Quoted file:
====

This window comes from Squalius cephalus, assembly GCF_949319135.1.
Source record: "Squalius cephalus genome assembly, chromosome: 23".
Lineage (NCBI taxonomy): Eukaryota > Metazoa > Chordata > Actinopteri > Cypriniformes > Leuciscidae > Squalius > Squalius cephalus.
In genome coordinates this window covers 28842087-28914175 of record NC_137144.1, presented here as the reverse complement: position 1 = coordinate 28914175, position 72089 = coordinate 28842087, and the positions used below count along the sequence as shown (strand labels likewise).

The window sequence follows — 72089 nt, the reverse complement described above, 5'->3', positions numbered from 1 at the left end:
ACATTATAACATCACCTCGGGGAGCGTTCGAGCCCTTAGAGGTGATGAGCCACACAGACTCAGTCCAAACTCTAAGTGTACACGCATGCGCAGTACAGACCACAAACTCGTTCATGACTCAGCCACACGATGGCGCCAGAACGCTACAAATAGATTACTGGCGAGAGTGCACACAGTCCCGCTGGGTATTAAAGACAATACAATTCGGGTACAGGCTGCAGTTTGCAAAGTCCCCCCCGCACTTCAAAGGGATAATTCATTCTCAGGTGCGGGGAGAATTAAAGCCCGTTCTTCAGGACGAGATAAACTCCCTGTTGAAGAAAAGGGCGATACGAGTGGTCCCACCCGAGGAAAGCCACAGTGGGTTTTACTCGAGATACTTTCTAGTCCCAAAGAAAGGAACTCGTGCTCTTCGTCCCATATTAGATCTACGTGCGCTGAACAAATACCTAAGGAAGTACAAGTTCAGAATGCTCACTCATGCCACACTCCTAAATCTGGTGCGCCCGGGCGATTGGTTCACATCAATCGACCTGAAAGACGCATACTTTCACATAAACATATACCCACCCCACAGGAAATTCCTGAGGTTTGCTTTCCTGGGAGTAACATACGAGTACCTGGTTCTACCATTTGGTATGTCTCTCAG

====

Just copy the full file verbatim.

This window comes from Squalius cephalus, assembly GCF_949319135.1.
Source record: "Squalius cephalus genome assembly, chromosome: 23".
Lineage (NCBI taxonomy): Eukaryota > Metazoa > Chordata > Actinopteri > Cypriniformes > Leuciscidae > Squalius > Squalius cephalus.
In genome coordinates this window covers 28842087-28914175 of record NC_137144.1, presented here as the reverse complement: position 1 = coordinate 28914175, position 72089 = coordinate 28842087, and the positions used below count along the sequence as shown (strand labels likewise).

The window sequence follows — 72089 nt, the reverse complement described above, 5'->3', positions numbered from 1 at the left end:
ACATTATAACATCACCTCGGGGAGCGTTCGAGCCCTTAGAGGTGATGAGCCACACAGACTCAGTCCAAACTCTAAGTGTACACGCATGCGCAGTACAGACCACAAACTCGTTCATGACTCAGCCACACGATGGCGCCAGAACGCTACAAATAGATTACTGGCGAGAGTGCACACAGTCCCGCTGGGTATTAAAGACAATACAATTCGGGTACAGGCTGCAGTTTGCAAAGTCCCCCCCGCACTTCAAAGGGATAATTCATTCTCAGGTGCGGGGAGAATTAAAGCCCGTTCTTCAGGACGAGATAAACTCCCTGTTGAAGAAAAGGGCGATACGAGTGGTCCCACCCGAGGAAAGCCACAGTGGGTTTTACTCGAGATACTTTCTAGTCCCAAAGAAAGGAACTCGTGCTCTTCGTCCCATATTAGATCTACGTGCGCTGAACAAATACCTAAGGAAGTACAAGTTCAGAATGCTCACTCATGCCACACTCCTAAATCTGGTGCGCCCGGGCGATTGGTTCACATCAATCGACCTGAAAGACGCATACTTTCACATAAACATATACCCACCCCACAGGAAATTCCTGAGGTTTGCTTTCCTGGGAGTAACATACGAGTACCTGGTTCTACCATTTGGTATGTCTCTCAG